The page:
Since moving to Dublin I have become part of a Liturgy Group in Our Lady of Victories Church on Ballymun Road. This group helps with the Youth Gospel Mass that takes place every Sunday at 6.30pm. We meet together uair sa choicís to study and reflect on the readings, choose a theme for each of the masses and enjoy cupán tae le chéile. I was a Minister of the Word in my own local church, Our Lady of Lourdes, Kerrykeel and I knew that this was something I wanted to carry on when I went to college. The 6.30 mass is very much focused around na daoine óga and the role that we can play in the church. The wonderful OLV Gospel Choir also bring a little something special to the mass and always have the congregation clapping, clicking and singing along. After mass on Sunday 24th November we had tea, coffee and refreshments which was a lovely way to interact and get to know the people in the community, especially as I am new to the parish myself. We also compiled our own Advent calendar to distribute on the first Sunday of Advent. It contained little suggestions of things to do for each day in preparation for Christmas. We looked to make it particularly relevant for young people and included such things as having ‘A Facebook Free Day’ while also putting in reminders of times for confessions and ways to make charitable donations. The Liturgy Group are all so friendly and approachable and I find it refreshing to spend some time away from brú an tsaoil to think about what’s really important.
So now that we’ve all stuffed ourselves more than the turkey itself and renditions of Auld Lang Syne have been belted out across the Emerald Isle and beyond, I suppose it’s time to take a moment for quiet reflection. 2013 has brought with it some of the hardest times but some of the best as well. We’re supposed to learn from our mistakes, bring forward our successes and embrace 2014 a year older and wiser. Personally I’ve always wanted to meet someone who manages to keep their new year’s resolutions but now I see that there’s more to it than simply dropping a few dress sizes or having nails that aren’t bitten down to the quick. It’s more about getting yourself on the right path than winning the race. You’re not supposed to be working towards making yourself into the most perfect person possible by next Christmas. The aim is to sustain the happiness you feel now for as much of the coming year as possible or to learn to create some happiness for yourself if you feel it has evaded you until now. It’s not up to someone else to make you happy; it’s a decision you make yourself. Life can be without limits if you allow it to be.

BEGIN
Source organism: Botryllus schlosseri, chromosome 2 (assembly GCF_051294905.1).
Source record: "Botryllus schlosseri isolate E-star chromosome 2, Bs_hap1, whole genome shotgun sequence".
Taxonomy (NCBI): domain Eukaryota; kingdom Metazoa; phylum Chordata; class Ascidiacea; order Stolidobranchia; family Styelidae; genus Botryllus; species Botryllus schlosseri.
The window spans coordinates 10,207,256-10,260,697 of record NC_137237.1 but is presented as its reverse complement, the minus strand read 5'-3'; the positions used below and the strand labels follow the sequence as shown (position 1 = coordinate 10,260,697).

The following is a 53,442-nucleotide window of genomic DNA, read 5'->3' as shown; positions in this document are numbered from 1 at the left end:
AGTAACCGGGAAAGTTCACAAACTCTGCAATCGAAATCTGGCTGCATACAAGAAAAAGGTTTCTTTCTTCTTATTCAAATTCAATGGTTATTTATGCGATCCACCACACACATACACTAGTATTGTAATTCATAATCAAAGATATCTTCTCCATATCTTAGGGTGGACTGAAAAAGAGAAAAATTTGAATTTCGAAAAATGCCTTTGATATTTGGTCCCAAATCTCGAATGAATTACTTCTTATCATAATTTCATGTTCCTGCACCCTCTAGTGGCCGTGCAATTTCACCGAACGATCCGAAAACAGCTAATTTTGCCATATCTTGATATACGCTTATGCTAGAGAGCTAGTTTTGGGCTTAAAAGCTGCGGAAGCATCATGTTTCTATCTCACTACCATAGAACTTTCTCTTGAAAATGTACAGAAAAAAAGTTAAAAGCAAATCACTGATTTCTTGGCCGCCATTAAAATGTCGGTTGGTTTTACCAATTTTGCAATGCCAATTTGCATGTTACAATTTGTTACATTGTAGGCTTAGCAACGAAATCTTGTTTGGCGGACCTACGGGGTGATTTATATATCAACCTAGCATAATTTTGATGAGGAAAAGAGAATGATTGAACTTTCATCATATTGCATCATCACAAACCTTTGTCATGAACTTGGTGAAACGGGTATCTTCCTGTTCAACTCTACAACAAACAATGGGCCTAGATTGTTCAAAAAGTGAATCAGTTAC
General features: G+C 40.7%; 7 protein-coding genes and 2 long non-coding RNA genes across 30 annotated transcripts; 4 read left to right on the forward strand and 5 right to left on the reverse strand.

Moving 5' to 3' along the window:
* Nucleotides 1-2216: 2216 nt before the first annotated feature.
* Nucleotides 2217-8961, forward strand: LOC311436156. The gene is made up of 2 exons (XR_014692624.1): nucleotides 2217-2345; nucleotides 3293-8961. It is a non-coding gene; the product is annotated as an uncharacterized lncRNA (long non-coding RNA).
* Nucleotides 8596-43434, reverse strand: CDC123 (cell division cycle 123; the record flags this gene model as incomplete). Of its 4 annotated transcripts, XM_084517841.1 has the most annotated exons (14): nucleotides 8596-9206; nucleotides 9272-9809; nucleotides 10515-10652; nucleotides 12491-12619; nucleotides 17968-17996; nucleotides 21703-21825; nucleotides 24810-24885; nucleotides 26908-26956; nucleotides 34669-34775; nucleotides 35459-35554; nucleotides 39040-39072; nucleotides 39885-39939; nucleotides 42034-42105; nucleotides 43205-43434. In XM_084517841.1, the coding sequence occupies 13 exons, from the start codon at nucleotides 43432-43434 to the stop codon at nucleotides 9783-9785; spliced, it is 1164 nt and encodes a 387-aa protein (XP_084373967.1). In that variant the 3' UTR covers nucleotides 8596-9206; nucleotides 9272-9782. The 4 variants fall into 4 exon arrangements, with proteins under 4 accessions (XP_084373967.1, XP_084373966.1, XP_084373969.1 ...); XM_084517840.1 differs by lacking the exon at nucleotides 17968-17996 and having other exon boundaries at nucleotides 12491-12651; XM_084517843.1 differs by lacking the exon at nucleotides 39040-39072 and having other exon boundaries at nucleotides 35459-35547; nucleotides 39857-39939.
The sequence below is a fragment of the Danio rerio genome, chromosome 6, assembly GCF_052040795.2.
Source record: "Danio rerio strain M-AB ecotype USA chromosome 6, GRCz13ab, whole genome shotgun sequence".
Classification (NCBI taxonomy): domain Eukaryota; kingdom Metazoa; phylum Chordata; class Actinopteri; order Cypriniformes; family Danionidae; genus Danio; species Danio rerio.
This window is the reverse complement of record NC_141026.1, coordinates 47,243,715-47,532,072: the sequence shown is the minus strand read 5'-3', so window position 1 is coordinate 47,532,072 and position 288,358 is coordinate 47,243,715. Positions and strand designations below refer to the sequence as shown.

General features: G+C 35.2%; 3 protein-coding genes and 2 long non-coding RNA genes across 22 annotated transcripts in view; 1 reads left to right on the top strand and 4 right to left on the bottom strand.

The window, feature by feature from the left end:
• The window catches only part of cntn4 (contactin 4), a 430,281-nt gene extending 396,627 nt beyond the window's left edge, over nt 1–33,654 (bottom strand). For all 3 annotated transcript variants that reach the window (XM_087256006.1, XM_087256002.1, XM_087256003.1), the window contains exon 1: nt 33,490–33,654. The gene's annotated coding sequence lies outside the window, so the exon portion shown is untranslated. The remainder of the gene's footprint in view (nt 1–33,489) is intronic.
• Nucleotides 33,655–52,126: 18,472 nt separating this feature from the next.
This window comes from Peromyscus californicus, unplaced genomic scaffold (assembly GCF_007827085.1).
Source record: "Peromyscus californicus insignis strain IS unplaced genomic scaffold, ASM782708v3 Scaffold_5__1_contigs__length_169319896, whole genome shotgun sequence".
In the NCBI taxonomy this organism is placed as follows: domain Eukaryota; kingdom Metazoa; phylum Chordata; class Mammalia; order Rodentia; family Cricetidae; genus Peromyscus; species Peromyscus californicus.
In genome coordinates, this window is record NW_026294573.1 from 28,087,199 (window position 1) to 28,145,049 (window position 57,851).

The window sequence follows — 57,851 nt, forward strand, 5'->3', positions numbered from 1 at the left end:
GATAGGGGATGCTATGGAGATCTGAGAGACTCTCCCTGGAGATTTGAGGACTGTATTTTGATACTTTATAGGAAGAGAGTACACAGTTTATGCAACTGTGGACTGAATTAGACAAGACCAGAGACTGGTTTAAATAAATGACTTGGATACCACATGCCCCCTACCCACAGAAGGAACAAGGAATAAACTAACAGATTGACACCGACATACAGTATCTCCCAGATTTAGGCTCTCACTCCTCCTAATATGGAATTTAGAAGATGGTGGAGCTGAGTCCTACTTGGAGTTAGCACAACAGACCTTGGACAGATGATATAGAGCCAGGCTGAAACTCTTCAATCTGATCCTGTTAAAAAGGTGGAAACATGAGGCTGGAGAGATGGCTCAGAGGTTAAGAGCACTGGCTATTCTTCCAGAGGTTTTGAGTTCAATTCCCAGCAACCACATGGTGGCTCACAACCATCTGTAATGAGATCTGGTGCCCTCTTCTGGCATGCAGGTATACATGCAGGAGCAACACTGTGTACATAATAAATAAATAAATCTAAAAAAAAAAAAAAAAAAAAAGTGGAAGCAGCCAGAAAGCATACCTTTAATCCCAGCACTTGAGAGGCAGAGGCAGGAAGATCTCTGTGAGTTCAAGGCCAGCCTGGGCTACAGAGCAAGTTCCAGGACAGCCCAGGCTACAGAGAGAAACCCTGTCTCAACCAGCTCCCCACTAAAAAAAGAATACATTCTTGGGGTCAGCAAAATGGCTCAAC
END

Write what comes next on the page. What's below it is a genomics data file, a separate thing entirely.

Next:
I just want to say a special thank you to everyone who made me smile throughout 2013. You all know who you are and I am so blessed to have you in my life. To all my family, to friends in Donegal and in Dublin, to the Michaela Foundation family, to BPY1, to Coláiste Ailigh Rang 2013- go raibh míle from the bottom of my heart. Finally to all the people who are here in spirit- I hope heaven is as bright as they say and don’t forget to shine a light down for us. It is the people in our lives who make them so very worth living and I wish you all gach rath, sonas agus sláinte don bhliain úr. On a less positive note, ádh mór to anyone who is like me and unlucky enough to have exams coming up. I suppose we really can’t put the books off for any longer.
Slán agus beannacht,
P.S. I really will manage to stay within the word limit at some stage.